Staying in the Problem Space

Arguably the most difficult part of design thinking, refraining from jumping to solutions can be painful for the seasoned practitioner who is accustomed to relying on gut intuition or past experiences to quickly apply solutions to problems that are similar to what they may have seen before.

By taking the time to collect stories, develop empathy and map current state, you’re allowed to see the problem in a different way, re-framing as you collect more nuanced information which, in turn, leads to more effective solutions.

I find this to be the hardest part of working with clients or stakeholders who want answers quickly. There is an art form to managing a stakeholder through the painful ambiguity that comes with sitting in the problem space. A key way to do this is to avoid saying overtly: “you’re jumping to solutions too quickly, let’s just hang out here in the problem a little longer.”

The art comes from listening more about where the stakeholder wants to go, probing for more detail and, again, asking why. Design thinking is iterative and the interviewing never stops – when a stakeholder is quick to jump to solutions, use that as an opportunity to find out more. And move quickly on to solutioning and prototyping and back to the problem space again if the solutions are effective.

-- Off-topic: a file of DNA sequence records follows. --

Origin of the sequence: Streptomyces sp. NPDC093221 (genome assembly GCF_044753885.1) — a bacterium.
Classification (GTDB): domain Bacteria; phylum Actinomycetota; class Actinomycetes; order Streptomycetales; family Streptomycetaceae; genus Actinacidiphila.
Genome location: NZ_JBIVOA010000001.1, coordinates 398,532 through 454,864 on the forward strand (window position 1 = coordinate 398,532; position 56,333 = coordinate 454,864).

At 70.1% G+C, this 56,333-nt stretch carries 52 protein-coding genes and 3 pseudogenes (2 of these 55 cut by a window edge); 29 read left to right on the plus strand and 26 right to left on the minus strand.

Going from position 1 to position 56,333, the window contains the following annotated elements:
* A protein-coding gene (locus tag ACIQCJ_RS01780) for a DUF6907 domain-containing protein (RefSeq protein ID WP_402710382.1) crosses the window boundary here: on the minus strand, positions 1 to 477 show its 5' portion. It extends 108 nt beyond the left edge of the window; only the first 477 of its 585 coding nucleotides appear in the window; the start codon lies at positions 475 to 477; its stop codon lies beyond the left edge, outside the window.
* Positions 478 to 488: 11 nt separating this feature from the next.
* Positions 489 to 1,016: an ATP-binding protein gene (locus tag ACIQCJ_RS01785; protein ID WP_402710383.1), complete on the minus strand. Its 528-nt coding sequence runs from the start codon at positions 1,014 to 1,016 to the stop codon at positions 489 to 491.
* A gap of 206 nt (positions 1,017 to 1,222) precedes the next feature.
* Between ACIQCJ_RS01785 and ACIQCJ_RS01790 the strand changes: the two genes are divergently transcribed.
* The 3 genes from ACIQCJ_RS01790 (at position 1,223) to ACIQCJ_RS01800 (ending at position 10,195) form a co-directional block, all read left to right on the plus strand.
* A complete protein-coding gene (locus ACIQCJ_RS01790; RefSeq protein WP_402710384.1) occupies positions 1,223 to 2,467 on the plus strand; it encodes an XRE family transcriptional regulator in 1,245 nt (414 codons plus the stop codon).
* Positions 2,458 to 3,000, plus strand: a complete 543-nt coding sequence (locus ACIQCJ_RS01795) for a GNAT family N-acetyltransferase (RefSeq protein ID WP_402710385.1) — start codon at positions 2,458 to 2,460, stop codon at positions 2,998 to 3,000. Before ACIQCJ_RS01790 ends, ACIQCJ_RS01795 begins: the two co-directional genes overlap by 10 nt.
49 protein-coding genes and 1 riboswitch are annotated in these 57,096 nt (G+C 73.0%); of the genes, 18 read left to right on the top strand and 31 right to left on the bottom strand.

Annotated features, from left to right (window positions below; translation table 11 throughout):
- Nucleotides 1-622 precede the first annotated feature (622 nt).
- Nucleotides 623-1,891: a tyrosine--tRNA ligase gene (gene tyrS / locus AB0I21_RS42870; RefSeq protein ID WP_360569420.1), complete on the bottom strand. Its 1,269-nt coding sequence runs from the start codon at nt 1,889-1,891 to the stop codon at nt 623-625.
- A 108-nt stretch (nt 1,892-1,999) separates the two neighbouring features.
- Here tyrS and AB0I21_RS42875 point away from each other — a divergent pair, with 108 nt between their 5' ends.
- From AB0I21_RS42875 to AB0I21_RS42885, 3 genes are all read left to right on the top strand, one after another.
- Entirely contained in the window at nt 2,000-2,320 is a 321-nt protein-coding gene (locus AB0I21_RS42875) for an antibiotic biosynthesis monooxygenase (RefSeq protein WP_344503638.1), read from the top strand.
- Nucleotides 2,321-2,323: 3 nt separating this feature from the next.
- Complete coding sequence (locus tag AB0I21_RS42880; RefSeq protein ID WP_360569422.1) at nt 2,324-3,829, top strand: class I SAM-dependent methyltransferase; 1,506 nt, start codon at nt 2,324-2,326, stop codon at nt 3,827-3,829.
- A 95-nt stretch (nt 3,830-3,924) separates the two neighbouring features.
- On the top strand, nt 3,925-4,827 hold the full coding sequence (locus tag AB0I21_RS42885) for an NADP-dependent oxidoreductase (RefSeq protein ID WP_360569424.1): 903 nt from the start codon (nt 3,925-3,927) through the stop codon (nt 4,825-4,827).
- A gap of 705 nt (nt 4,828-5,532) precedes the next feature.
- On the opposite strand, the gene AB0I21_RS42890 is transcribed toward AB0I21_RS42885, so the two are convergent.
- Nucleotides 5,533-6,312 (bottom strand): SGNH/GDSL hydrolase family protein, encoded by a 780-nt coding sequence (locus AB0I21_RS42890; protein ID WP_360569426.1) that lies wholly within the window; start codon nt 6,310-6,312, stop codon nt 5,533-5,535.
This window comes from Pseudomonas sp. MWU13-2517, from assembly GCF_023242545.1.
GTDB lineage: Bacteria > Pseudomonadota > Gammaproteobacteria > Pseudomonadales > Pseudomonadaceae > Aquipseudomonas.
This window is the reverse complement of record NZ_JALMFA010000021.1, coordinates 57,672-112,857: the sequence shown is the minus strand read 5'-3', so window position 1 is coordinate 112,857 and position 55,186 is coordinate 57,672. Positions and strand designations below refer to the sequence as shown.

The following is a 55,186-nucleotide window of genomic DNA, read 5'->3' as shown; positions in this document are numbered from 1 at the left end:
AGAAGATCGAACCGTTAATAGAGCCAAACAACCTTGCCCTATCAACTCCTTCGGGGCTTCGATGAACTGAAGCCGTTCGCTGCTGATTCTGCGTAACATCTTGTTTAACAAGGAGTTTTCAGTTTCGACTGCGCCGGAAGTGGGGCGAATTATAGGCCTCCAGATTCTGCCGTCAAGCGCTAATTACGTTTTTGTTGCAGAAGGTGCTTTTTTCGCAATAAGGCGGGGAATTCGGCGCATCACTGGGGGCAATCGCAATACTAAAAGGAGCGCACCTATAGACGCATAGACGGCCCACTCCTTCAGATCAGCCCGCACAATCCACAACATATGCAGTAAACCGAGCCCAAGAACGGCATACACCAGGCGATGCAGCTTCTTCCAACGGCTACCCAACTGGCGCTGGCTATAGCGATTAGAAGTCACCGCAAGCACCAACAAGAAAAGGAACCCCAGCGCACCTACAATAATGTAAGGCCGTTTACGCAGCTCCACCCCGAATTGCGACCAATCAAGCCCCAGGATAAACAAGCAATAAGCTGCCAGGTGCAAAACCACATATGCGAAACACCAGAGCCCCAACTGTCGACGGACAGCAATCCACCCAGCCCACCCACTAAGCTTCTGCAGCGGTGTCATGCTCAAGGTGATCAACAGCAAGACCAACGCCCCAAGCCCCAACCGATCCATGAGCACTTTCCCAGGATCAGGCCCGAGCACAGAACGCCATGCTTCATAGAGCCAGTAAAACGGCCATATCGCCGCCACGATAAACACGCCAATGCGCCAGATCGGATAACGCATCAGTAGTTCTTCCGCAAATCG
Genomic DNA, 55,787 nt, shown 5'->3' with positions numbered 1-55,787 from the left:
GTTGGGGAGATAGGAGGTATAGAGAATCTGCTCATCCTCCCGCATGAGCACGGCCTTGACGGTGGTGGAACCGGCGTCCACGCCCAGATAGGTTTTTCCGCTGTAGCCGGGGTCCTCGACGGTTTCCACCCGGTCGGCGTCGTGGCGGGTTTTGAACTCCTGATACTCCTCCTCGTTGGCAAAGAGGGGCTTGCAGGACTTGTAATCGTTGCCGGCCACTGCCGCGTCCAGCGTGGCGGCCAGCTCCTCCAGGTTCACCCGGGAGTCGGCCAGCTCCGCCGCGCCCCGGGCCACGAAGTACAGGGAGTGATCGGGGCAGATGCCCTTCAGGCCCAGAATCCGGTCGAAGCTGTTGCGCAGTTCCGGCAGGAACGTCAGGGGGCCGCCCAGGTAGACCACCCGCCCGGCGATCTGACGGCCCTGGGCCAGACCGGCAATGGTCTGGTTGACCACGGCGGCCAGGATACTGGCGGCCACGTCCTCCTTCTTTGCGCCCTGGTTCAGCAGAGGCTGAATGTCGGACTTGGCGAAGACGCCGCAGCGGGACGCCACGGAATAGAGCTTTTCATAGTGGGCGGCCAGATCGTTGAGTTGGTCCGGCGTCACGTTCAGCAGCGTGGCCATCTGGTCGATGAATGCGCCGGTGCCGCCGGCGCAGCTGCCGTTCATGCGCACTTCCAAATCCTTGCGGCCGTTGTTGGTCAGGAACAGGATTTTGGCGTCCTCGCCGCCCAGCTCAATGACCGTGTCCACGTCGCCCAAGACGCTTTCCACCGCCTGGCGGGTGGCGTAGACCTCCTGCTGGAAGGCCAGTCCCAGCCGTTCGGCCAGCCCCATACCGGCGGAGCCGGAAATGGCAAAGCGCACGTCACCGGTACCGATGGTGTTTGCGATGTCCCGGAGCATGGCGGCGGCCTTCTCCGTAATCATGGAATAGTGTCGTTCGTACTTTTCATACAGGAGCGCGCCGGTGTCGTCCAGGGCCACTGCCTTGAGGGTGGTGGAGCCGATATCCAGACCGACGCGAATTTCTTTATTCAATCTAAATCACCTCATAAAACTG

Design thinking can actually happen quickly, but the problem space can be agonizing no matter how long we simmer there. It can feel like a messy process that isn’t going anywhere, but there is indeed structure that will become clear. Let the process guide you and when you’re anxious, go ahead and start writing ideas down but never allow yourself to stop listening to the research and the stories.


Photo by Tara Evans on Unsplash


2 thoughts on “Staying in the Problem Space

  1. I am with you on the “artform” of leading people through the ambiguity that comes from staying (longer) in the problem space. And love that idea of using a stakeholder’s “solutioning” to gain more insight into the problem space, vs. just telling them to “stop solutioning!”

    Just thinking out loud here – but I wonder if that trick could also work for all of us. I might be sitting in a problem space and my mind may go to some solution idea. Might I be able to unpack that solution idea, in the same way as you note above? That could be a slippery slope, but I could imagine that – with discipline – you might be able to leverage those moments of “temporary solutioning” to learn more about you are framing the challenge.


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